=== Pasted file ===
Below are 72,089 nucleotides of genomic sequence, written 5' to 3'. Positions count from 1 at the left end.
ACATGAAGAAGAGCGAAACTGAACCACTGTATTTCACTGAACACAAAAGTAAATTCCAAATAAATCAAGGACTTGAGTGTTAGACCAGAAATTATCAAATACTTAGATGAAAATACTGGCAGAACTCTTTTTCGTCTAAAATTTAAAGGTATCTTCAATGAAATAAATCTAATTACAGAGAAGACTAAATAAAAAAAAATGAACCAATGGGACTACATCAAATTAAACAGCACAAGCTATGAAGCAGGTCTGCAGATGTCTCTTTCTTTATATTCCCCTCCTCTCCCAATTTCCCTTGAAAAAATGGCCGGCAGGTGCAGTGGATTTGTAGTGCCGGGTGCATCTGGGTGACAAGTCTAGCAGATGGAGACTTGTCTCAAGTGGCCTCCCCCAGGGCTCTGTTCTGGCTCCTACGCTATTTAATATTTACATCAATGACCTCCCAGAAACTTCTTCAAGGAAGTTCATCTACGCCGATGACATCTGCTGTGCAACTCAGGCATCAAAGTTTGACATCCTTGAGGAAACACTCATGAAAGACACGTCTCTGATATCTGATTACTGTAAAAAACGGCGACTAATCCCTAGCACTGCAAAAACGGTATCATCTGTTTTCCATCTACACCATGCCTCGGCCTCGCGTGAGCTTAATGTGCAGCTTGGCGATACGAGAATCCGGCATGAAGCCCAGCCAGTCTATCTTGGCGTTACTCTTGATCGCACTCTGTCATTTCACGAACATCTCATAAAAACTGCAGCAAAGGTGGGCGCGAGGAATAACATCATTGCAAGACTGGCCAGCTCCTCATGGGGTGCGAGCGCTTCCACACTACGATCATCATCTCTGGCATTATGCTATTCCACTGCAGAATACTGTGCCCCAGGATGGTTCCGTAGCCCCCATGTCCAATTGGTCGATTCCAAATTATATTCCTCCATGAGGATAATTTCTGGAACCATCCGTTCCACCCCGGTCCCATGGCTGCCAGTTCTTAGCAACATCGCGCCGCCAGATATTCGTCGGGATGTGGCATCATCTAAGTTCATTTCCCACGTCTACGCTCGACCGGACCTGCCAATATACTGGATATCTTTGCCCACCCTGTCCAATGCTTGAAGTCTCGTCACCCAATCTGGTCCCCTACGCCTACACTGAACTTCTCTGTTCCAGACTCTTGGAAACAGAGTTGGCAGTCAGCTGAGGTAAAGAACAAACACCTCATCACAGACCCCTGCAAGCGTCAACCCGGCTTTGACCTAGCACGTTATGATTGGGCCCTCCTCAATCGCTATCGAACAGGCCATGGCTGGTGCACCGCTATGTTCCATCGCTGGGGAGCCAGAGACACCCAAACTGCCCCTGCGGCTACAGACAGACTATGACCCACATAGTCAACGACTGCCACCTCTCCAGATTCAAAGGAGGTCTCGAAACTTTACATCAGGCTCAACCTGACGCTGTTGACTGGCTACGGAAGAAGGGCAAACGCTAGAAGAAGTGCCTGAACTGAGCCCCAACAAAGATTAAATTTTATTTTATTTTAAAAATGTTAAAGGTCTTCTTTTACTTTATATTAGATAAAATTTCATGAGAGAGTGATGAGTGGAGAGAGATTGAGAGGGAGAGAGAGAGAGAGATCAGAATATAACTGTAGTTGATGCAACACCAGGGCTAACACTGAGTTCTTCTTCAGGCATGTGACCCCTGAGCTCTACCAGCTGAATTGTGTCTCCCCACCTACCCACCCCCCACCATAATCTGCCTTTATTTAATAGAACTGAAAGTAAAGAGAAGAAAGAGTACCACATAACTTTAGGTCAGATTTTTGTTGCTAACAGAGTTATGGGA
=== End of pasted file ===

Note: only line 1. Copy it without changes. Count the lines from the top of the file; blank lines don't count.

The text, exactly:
Below are 72,089 nucleotides of genomic sequence, written 5' to 3'. Positions count from 1 at the left end.